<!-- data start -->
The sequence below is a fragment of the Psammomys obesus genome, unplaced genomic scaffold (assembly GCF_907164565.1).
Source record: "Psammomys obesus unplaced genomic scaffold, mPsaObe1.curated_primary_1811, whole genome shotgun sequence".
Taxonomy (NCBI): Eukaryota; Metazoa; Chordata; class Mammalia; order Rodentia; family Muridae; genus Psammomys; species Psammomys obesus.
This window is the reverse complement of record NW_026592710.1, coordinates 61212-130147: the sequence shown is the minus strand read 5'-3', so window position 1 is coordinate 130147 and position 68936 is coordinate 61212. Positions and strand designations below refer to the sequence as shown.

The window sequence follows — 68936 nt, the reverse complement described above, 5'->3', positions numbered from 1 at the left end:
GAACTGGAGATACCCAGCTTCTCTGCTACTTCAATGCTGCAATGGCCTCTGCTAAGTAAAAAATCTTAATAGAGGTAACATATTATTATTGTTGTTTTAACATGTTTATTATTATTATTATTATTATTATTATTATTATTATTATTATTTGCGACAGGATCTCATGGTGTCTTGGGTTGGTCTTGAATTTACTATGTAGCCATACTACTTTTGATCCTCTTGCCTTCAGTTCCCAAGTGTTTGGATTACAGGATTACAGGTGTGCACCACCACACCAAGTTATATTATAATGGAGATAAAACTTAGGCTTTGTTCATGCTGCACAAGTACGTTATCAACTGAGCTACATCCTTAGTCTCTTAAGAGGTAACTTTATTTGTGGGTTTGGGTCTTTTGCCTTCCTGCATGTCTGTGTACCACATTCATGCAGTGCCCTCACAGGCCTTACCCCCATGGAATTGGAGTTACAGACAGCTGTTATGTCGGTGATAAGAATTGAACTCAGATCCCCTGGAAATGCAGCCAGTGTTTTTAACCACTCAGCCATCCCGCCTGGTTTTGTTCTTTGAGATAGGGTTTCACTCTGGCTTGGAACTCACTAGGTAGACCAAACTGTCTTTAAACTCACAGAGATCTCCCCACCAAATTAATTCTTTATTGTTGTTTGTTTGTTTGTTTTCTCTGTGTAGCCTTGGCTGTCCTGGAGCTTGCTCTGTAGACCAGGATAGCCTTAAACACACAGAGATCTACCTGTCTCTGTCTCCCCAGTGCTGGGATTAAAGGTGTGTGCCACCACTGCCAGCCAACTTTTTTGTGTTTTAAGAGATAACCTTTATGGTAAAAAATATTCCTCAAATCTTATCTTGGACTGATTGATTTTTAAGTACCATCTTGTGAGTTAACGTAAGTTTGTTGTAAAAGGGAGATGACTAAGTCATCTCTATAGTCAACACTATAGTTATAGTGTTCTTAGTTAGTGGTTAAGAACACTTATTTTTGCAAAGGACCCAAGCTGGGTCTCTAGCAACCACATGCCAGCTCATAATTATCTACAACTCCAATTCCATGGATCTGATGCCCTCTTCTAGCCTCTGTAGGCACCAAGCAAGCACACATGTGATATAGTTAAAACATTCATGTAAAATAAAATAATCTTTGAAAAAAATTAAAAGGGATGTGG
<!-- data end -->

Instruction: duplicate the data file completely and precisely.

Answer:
The sequence below is a fragment of the Psammomys obesus genome, unplaced genomic scaffold (assembly GCF_907164565.1).
Source record: "Psammomys obesus unplaced genomic scaffold, mPsaObe1.curated_primary_1811, whole genome shotgun sequence".
Taxonomy (NCBI): Eukaryota; Metazoa; Chordata; class Mammalia; order Rodentia; family Muridae; genus Psammomys; species Psammomys obesus.
This window is the reverse complement of record NW_026592710.1, coordinates 61212-130147: the sequence shown is the minus strand read 5'-3', so window position 1 is coordinate 130147 and position 68936 is coordinate 61212. Positions and strand designations below refer to the sequence as shown.

The window sequence follows — 68936 nt, the reverse complement described above, 5'->3', positions numbered from 1 at the left end:
GAACTGGAGATACCCAGCTTCTCTGCTACTTCAATGCTGCAATGGCCTCTGCTAAGTAAAAAATCTTAATAGAGGTAACATATTATTATTGTTGTTTTAACATGTTTATTATTATTATTATTATTATTATTATTATTATTATTATTATTTGCGACAGGATCTCATGGTGTCTTGGGTTGGTCTTGAATTTACTATGTAGCCATACTACTTTTGATCCTCTTGCCTTCAGTTCCCAAGTGTTTGGATTACAGGATTACAGGTGTGCACCACCACACCAAGTTATATTATAATGGAGATAAAACTTAGGCTTTGTTCATGCTGCACAAGTACGTTATCAACTGAGCTACATCCTTAGTCTCTTAAGAGGTAACTTTATTTGTGGGTTTGGGTCTTTTGCCTTCCTGCATGTCTGTGTACCACATTCATGCAGTGCCCTCACAGGCCTTACCCCCATGGAATTGGAGTTACAGACAGCTGTTATGTCGGTGATAAGAATTGAACTCAGATCCCCTGGAAATGCAGCCAGTGTTTTTAACCACTCAGCCATCCCGCCTGGTTTTGTTCTTTGAGATAGGGTTTCACTCTGGCTTGGAACTCACTAGGTAGACCAAACTGTCTTTAAACTCACAGAGATCTCCCCACCAAATTAATTCTTTATTGTTGTTTGTTTGTTTGTTTTCTCTGTGTAGCCTTGGCTGTCCTGGAGCTTGCTCTGTAGACCAGGATAGCCTTAAACACACAGAGATCTACCTGTCTCTGTCTCCCCAGTGCTGGGATTAAAGGTGTGTGCCACCACTGCCAGCCAACTTTTTTGTGTTTTAAGAGATAACCTTTATGGTAAAAAATATTCCTCAAATCTTATCTTGGACTGATTGATTTTTAAGTACCATCTTGTGAGTTAACGTAAGTTTGTTGTAAAAGGGAGATGACTAAGTCATCTCTATAGTCAACACTATAGTTATAGTGTTCTTAGTTAGTGGTTAAGAACACTTATTTTTGCAAAGGACCCAAGCTGGGTCTCTAGCAACCACATGCCAGCTCATAATTATCTACAACTCCAATTCCATGGATCTGATGCCCTCTTCTAGCCTCTGTAGGCACCAAGCAAGCACACATGTGATATAGTTAAAACATTCATGTAAAATAAAATAATCTTTGAAAAAAATTAAAAGGGATGTGG